Two long time Atlantans were honored last month by the Association of Fundraising Professionals for their transformative philanthropic contributions to the greater Atlanta Community.
Tom Chapman and Rabbi Alvin Sugarman received their awards from Bernie Marcus in a ceremony at the Georgia Aquarium. Mr. Marcus, who has close relationships with both men, spoke from the heart and acknowledged that he was going “off-script.”
Rabbi Alvin Sugarman, rabbi emeritus of The Temple, was named the “Volunteer Fundraiser of the Year.” As a founder of the Genesis Shelter, which serves the homeless population, particularly families with newborns, he has made service a priority and has been instrumental in uniting several faith groups around significant community issues. Rabbi Sugarman gave an emotional address as he accepted his award asking all present to consider their hands, the hands of God on earth and by inference, to use them accordingly.
Mr. Chapman was honored as the Philanthropist of the Year. The retired CEO of Equifax, which is headquartered in the metro region, has made many significant gifts to organizations both in the Atlanta area, and beyond. No less than three tables of Clemson University representatives attended the event out of respect and support for Mr. Chapman, a Clemson alumnus and former student athlete. His giving spans the spectrum of health care, education, and human services. His first wife, Jane, was diagnosed with cancer in 2001, and later succumbed to the disease in 2003. Mr. Chapman himself was diagnosed with cancer in 2010. His experience as a caregiver for his wife and as a cancer survivor gave him a unique perspective and even more of a reason to contribute as a donor and volunteer. As a result he has made numerous gifts to support Piedmont Healthcare’s oncology nursing staff and to establish the Thomas F. Chapman Family Cancer Wellness Center. Mr. Chapman and his wife, Karen, have made contributions to the Marcus Autism Center, the Georgia Center for Oncology Research and Education (Georgia CORE), the Leukemia and Lymphoma Society, and his alma mater, Clemson University, among others.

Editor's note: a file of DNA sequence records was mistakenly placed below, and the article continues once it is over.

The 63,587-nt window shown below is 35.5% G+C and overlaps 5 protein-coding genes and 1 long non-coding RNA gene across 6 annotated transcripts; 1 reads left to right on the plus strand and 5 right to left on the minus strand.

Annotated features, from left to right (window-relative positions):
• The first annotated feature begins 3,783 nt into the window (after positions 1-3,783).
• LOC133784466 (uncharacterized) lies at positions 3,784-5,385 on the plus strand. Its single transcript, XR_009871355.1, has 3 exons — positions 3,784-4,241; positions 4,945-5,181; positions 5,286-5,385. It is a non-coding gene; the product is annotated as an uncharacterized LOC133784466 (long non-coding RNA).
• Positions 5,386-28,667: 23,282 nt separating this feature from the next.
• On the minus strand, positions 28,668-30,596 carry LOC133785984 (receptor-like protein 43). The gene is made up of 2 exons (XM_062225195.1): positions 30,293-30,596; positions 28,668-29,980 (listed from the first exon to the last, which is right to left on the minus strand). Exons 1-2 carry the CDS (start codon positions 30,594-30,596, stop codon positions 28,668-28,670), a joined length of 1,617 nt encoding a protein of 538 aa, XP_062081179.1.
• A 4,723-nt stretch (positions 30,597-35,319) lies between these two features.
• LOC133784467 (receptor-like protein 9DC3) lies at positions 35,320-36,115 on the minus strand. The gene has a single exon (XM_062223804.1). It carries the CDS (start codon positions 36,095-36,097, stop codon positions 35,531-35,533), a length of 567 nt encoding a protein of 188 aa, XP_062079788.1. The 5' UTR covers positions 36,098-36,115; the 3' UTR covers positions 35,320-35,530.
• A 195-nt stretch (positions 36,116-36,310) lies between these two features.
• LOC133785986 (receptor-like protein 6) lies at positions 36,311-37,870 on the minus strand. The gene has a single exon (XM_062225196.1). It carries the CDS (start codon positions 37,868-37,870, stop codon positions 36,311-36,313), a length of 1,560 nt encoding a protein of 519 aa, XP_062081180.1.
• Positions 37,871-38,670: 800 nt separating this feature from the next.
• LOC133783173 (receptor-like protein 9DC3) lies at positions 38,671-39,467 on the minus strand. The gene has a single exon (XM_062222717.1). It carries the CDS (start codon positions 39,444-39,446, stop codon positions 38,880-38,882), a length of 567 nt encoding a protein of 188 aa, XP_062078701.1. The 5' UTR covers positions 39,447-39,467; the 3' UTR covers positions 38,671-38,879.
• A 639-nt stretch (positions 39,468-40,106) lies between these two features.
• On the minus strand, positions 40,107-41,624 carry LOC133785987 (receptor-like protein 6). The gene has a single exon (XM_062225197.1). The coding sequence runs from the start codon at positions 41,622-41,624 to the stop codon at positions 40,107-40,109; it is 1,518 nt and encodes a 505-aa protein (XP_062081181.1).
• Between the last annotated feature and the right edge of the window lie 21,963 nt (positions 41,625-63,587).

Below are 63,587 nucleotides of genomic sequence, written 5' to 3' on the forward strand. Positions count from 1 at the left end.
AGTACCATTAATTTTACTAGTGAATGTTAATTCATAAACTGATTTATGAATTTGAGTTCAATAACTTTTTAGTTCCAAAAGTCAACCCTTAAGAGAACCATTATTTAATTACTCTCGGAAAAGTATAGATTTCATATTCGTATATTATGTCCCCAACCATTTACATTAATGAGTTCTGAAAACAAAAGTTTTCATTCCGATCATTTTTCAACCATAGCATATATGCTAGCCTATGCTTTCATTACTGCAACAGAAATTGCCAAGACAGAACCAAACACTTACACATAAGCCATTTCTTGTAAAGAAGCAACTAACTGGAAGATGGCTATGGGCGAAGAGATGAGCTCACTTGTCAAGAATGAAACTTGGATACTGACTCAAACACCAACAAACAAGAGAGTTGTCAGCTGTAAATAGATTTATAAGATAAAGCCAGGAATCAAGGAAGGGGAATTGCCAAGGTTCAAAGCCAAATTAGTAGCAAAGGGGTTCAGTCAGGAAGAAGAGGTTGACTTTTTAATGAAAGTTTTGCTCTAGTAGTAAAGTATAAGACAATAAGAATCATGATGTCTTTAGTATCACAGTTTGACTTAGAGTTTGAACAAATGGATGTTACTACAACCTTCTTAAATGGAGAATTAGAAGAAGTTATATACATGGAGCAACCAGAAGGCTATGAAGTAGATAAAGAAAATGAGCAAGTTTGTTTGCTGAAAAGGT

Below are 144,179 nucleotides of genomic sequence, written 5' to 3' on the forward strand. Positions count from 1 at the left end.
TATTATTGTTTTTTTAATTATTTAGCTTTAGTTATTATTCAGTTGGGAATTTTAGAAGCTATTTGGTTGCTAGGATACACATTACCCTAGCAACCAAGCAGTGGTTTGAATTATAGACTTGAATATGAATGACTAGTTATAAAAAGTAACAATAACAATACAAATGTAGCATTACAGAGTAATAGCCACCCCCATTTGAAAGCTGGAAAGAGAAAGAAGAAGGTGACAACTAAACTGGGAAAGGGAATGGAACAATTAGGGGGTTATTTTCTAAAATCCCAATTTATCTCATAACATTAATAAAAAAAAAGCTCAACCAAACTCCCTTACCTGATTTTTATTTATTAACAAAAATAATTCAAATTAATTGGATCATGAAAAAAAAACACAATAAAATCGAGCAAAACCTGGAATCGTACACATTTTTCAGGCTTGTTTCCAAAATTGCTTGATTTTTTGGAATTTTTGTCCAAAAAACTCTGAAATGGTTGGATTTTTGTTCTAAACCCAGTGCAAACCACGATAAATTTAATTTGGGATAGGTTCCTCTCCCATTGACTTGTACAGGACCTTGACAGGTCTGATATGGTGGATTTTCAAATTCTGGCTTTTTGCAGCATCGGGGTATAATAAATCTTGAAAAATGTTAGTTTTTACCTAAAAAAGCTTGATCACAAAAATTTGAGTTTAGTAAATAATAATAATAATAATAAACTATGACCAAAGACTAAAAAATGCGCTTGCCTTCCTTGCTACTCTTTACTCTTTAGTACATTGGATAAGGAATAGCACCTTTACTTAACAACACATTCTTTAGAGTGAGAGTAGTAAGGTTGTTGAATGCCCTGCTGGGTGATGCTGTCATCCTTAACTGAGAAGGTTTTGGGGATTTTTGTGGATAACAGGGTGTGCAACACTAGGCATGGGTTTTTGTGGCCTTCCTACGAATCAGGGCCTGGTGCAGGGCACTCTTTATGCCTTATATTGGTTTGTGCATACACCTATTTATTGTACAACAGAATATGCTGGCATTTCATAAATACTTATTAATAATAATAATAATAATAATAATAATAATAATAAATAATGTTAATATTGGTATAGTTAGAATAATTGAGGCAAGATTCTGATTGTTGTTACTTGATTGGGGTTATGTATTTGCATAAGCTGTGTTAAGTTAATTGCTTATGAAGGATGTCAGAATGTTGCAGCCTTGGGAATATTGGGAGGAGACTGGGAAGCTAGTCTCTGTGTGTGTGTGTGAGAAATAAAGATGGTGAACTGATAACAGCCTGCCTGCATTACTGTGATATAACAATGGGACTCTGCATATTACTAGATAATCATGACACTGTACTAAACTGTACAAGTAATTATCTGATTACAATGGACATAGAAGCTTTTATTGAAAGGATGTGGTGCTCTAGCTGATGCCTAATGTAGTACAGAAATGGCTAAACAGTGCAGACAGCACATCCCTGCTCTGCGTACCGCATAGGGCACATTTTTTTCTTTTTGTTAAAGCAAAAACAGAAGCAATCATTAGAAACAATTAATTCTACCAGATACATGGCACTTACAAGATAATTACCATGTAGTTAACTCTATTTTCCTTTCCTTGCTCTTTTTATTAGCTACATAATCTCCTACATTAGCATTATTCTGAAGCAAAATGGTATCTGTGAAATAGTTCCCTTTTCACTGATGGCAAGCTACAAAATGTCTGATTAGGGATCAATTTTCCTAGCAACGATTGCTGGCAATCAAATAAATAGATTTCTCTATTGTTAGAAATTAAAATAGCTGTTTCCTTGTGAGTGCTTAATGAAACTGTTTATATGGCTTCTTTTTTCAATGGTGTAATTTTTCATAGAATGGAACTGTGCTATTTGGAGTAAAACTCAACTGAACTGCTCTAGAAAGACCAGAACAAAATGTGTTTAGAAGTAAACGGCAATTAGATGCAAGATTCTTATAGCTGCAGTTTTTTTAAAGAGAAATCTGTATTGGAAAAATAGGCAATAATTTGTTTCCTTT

It was through his involvement with Clemson University that I had the honor of meeting with Mr. Chapman. He graciously shared his philanthropic experiences with Clemson, and details about the many transformative gifts he had made.
Mr. Chapman spoke about the approach various institutions took when seeking support. He said that when Clemson contacted him, his first response was, “What took you so long?” He told me that he has truly appreciated an organization’s desire to seek his opinion, insights, and advice before asking for funds.
Most importantly, he values the opportunity to make a difference in the lives of individuals, whether it is a Clemson student involved in his leadership program or cancer patients who are helped by a nurse navigator, in a position he funded. He has enjoyed meeting many of the beneficiaries of his benevolence over the years.
As we approach the upcoming seasons of thankfulness and giving, we all should strive to emulate the legacies that these two great philanthropists are creating in our community.